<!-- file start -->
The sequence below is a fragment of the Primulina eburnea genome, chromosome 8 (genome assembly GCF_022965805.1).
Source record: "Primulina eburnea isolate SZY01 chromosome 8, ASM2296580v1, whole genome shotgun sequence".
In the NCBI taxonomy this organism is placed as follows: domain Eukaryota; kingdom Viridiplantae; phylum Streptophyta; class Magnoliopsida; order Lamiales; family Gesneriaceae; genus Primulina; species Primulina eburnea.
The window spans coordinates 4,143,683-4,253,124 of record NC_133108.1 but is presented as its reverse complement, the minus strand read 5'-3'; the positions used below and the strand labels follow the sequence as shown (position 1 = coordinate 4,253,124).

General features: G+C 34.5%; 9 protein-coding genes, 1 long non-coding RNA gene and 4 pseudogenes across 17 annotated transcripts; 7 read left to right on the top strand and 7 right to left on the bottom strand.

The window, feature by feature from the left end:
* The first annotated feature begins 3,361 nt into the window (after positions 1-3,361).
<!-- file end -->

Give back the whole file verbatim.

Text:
The sequence below is a fragment of the Primulina eburnea genome, chromosome 8 (genome assembly GCF_022965805.1).
Source record: "Primulina eburnea isolate SZY01 chromosome 8, ASM2296580v1, whole genome shotgun sequence".
In the NCBI taxonomy this organism is placed as follows: domain Eukaryota; kingdom Viridiplantae; phylum Streptophyta; class Magnoliopsida; order Lamiales; family Gesneriaceae; genus Primulina; species Primulina eburnea.
The window spans coordinates 4,143,683-4,253,124 of record NC_133108.1 but is presented as its reverse complement, the minus strand read 5'-3'; the positions used below and the strand labels follow the sequence as shown (position 1 = coordinate 4,253,124).

General features: G+C 34.5%; 9 protein-coding genes, 1 long non-coding RNA gene and 4 pseudogenes across 17 annotated transcripts; 7 read left to right on the top strand and 7 right to left on the bottom strand.

The window, feature by feature from the left end:
* The first annotated feature begins 3,361 nt into the window (after positions 1-3,361).